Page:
We took Shashin on to work for Sanergy this summer both because he had great experience launching microfranchising programs with the microfinance operations SEWA Bank in India and BRAC in East Africa. Just as importantly, in his interview, he articulated the frustrating lessons he had learned and how he might have done things differently.  Shashin’s ability to step out of the experience and reflect objectively with candor and confidence convinced us that he was the right fit.

Sanergy plans to roll out its sanitation facilities through three different channels: independent entrepreneurs, who run them as an income-generating activity; through landlords, who purchase and provide them to tenants; and through organizations that attract high concentrations of people – such as schools, restaurants and churches – who offer them as a value-add service.

Shashin has crafted a working hypothesis of what an ideal microfranchise model might look like. Indeed, we want to create the perfect business-in-a-box.  But what goes into that? We know it’s a combination of a great product, initial and on-going training, aspirational branding, aggressive, visible marketing and unrivaled customer service. We’ve grilled social enterprises that have done this before – VisionSpring, Living Goods, Community Cleaning Services, and Sarvajal, to name just a few. We’ve also grilled strictly for-profit franchises and brands that have had considerable success in the slums–recognizable names such as M-PESA and Coca Cola.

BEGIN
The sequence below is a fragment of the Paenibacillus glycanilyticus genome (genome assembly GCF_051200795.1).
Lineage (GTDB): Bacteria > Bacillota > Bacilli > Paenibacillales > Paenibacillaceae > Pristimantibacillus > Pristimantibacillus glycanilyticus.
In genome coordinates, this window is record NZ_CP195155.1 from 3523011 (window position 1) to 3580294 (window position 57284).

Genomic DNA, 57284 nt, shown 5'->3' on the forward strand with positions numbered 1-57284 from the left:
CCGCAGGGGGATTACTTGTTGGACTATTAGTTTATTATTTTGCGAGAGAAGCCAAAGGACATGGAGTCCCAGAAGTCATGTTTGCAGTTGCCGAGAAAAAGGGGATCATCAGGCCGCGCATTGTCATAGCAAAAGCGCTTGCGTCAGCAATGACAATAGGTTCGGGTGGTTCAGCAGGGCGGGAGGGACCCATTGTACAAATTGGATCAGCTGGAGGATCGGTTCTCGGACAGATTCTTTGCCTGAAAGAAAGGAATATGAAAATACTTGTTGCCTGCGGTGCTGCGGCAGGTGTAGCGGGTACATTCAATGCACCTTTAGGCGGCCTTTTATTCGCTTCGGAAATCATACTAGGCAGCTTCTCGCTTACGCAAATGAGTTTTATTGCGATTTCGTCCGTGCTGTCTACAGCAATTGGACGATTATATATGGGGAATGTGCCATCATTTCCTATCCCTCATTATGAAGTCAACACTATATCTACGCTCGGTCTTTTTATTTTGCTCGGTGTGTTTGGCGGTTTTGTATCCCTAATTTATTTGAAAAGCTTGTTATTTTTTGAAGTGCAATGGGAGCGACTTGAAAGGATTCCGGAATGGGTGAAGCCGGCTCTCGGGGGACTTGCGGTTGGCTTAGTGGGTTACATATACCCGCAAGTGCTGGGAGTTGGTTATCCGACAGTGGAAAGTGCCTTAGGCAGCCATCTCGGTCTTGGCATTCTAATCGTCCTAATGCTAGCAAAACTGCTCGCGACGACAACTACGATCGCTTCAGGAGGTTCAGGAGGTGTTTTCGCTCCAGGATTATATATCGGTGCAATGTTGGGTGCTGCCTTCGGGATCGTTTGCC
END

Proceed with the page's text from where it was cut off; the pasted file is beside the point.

A few initial thoughts that have come out of this process so far:

  • There exists a tension between an operator serving as an entrepreneur or as a manager. How much freedom do we give to the franchisee? Are they the best equipped to devise hyper- local marketing strategies or should we be hyper involved?
  • What makes M-PESA or Coca Cola an attractive franchising opportunity? If franchisees make money, others want to follow suit.  But why don’t other large corporations have as much success?
  • It might not even matter what we put into the box, so long as we find the right kind of operator. The more we learn, the more we become convinced that it all comes down to finding the right entrepreneur and setting the right expectations.

Like any good investigator, Shashin has found that each question he answers leads to several more questions being asked. And in the end, these questions can only really be answered by getting down and dirty in the slums turning our ideas into action. First stop: Collecting and sorting through the trash from 400 households in Lunga Lunga.

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